The performance of the unit is improved through the use of a multiple layer wall for the bag such as illustrated in Figure 3, but the advantages of this multiple layer construction over the single layer are not so pronounced as to indio cate that the primary filtering action is obtained by the wall of the bag per se; and tests with different materials in the bag indicate that the effectiveness of the unit is not dependent upon the nature of the bag contents.
But tests with constructions using only the loose material, even though it is held about a' perforated core by means of an open mesh screen or the like, show a marked reduction in effectiveness. 50
From these tests, the theory suggested hereinbefore has been deduced, namely, 4that a novel y coaction exists between the bag wall and its contents upon compression of the unit to provide filu tering interstlces which otherwise are not 'present; and that'the constant' internal motion resulting from variations in the fluid pressure on the bag keeps rearranging the particles' oi' the bag contents and prevents clogging.
From the foregoing description taken in connection with the accompanying drawing, it will be readily apparent to those skilled in the art to which this invention appertains, that this invention provides a illter unit of exceptionally simple and inexpensive construction.
What I claim as my invention is:
1. A filter device connectible with a pressure lubricating system ot an internal combustion engine and comprising a casing having an inlet conneetible with the lubricating system to receive lubricant under pressure and an outlet for filtered lubricant, a hollow perforated core'connected with the outlet and disposed wholly within the casing, and a cloth bag enclosing theperforated portion of the core and containing a quantity of sawdust, said sawdust being loosely packedin the bag so that the bag is readily deformed and its sawdust contents placed in compression by iluid pressure within the casing to expand upon a reductionv in the uld pressure within the casing and thereby 'produce internal motion within I agoeaoae the contents ofy the bag upon each variation of fluid pressure.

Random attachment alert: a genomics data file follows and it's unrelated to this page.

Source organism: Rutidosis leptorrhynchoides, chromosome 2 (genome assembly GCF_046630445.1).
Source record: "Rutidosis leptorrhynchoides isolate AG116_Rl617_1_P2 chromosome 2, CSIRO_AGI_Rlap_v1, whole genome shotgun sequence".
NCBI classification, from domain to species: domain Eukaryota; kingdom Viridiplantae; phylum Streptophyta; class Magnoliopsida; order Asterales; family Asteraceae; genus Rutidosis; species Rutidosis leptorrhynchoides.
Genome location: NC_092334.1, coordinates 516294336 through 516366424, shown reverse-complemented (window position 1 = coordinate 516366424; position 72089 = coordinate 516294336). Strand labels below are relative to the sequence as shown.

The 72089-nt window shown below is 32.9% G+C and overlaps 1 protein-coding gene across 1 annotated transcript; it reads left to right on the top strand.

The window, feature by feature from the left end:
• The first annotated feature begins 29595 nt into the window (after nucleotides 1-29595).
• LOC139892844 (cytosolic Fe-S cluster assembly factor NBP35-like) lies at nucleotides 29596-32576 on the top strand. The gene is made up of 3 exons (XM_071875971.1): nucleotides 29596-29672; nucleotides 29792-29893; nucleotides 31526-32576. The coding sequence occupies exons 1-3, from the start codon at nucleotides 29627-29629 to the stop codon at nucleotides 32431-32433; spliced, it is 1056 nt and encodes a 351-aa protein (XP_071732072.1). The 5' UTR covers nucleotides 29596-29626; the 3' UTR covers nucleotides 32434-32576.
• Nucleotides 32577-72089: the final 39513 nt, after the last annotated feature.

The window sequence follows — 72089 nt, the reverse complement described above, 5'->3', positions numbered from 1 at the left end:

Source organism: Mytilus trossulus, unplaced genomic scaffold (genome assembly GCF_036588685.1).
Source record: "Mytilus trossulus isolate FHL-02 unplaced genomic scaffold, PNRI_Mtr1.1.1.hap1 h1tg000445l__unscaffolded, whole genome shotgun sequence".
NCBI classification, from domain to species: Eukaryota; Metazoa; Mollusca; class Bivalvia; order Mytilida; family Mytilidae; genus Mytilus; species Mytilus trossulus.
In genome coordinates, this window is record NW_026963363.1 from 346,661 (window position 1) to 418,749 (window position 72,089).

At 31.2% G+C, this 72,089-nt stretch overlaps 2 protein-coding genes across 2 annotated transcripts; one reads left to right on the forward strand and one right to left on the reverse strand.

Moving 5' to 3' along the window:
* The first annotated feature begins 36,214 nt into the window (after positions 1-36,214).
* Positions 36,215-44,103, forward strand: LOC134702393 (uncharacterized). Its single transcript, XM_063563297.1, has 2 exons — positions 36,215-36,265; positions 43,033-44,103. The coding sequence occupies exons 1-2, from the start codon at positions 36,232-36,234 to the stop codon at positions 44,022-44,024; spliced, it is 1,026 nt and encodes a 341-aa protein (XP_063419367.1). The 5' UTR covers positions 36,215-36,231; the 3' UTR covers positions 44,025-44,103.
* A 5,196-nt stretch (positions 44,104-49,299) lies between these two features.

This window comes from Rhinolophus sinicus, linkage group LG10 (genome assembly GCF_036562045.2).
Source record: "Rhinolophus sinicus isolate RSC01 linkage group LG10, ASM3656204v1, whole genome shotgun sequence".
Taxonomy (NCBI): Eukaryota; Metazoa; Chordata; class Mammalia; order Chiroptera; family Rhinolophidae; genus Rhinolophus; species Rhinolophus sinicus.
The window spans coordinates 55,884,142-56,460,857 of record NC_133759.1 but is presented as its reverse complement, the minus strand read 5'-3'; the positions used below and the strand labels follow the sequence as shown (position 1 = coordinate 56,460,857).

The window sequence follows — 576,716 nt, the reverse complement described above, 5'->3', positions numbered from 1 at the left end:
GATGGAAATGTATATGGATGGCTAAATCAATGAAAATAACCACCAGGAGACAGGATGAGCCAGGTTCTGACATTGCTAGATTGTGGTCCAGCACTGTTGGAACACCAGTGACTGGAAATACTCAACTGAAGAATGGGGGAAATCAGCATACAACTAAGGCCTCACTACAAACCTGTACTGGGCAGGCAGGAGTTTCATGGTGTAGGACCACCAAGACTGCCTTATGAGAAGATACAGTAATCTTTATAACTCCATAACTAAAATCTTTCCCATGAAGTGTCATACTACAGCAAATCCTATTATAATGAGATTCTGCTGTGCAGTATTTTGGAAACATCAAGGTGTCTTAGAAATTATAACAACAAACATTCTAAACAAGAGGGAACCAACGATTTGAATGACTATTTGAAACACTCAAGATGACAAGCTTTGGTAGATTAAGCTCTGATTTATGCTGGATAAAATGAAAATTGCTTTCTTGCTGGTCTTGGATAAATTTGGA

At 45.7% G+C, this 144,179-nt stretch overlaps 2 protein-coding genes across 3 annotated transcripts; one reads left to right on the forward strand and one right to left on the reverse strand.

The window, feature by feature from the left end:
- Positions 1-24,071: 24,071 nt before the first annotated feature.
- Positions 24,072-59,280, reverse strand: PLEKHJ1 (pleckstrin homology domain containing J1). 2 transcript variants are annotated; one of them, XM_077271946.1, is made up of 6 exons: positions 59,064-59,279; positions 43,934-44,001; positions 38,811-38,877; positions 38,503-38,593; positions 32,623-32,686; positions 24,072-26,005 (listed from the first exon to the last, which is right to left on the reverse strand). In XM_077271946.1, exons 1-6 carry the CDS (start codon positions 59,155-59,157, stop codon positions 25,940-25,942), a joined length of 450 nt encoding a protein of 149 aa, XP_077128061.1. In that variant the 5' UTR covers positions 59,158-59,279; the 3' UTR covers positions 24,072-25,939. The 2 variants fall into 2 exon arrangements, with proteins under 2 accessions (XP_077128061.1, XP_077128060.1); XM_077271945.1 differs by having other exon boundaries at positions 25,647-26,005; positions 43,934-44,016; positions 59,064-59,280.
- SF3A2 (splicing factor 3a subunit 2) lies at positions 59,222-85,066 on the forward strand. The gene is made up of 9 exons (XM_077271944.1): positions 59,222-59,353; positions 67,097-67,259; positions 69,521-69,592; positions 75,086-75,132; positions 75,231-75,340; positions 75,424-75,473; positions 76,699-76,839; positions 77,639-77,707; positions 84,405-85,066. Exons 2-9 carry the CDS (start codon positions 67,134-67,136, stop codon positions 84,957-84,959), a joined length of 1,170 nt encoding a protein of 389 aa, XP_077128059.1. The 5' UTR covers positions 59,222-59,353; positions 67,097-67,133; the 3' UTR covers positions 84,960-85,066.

2. A filter device connectible with a pressurelubricating system of an internal combustion engine and comprising a casing having an inlet connectible with the lubricatingsystem to receive lubricant under pressure and an outlet for ltered lubricant, a hollow perforated core connected with the outlet and disposed wholly within the casing, a fabric bag disposed within the casing with the perforated portion of the core inside the bag, and loose material filling the bag around the perforated core, said material being capable of a filtering action and being inherently resilient and loosely packed in the bag so that the bag is readily deformed and its contents placed in compression by lubricant introduced into the casing under pressure and passing through the ,bag contents to the perforated core, and whereby iluctuations in iluid pressure within the casing results -in expansion and contraetion of the bag contents dueto its inherent resiliency to cause internal motion of the bag con- -tents so that dierent portions of the bag con-v tents are constantly presented to the inside surface of the bag. v
JOHN W. FI'IZ GERALD.